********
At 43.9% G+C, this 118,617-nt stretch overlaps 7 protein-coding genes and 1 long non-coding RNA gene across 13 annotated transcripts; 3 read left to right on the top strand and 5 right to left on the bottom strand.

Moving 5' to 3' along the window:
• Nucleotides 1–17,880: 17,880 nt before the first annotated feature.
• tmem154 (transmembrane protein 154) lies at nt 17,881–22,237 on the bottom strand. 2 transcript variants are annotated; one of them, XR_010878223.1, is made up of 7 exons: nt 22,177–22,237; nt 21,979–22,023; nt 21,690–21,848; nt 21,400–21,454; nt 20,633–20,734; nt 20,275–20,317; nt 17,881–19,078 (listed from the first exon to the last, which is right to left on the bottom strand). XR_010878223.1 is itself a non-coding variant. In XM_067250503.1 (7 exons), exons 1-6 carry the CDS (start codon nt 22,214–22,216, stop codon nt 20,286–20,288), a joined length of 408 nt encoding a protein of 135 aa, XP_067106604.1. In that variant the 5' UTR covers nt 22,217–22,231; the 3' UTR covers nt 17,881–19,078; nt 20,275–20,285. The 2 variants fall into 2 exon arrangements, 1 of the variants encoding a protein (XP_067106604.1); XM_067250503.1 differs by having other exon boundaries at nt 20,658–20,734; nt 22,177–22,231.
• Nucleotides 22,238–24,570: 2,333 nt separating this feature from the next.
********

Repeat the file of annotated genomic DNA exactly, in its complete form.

At 43.9% G+C, this 118,617-nt stretch overlaps 7 protein-coding genes and 1 long non-coding RNA gene across 13 annotated transcripts; 3 read left to right on the top strand and 5 right to left on the bottom strand.

Moving 5' to 3' along the window:
• Nucleotides 1–17,880: 17,880 nt before the first annotated feature.
• tmem154 (transmembrane protein 154) lies at nt 17,881–22,237 on the bottom strand. 2 transcript variants are annotated; one of them, XR_010878223.1, is made up of 7 exons: nt 22,177–22,237; nt 21,979–22,023; nt 21,690–21,848; nt 21,400–21,454; nt 20,633–20,734; nt 20,275–20,317; nt 17,881–19,078 (listed from the first exon to the last, which is right to left on the bottom strand). XR_010878223.1 is itself a non-coding variant. In XM_067250503.1 (7 exons), exons 1-6 carry the CDS (start codon nt 22,214–22,216, stop codon nt 20,286–20,288), a joined length of 408 nt encoding a protein of 135 aa, XP_067106604.1. In that variant the 5' UTR covers nt 22,217–22,231; the 3' UTR covers nt 17,881–19,078; nt 20,275–20,285. The 2 variants fall into 2 exon arrangements, 1 of the variants encoding a protein (XP_067106604.1); XM_067250503.1 differs by having other exon boundaries at nt 20,658–20,734; nt 22,177–22,231.
• Nucleotides 22,238–24,570: 2,333 nt separating this feature from the next.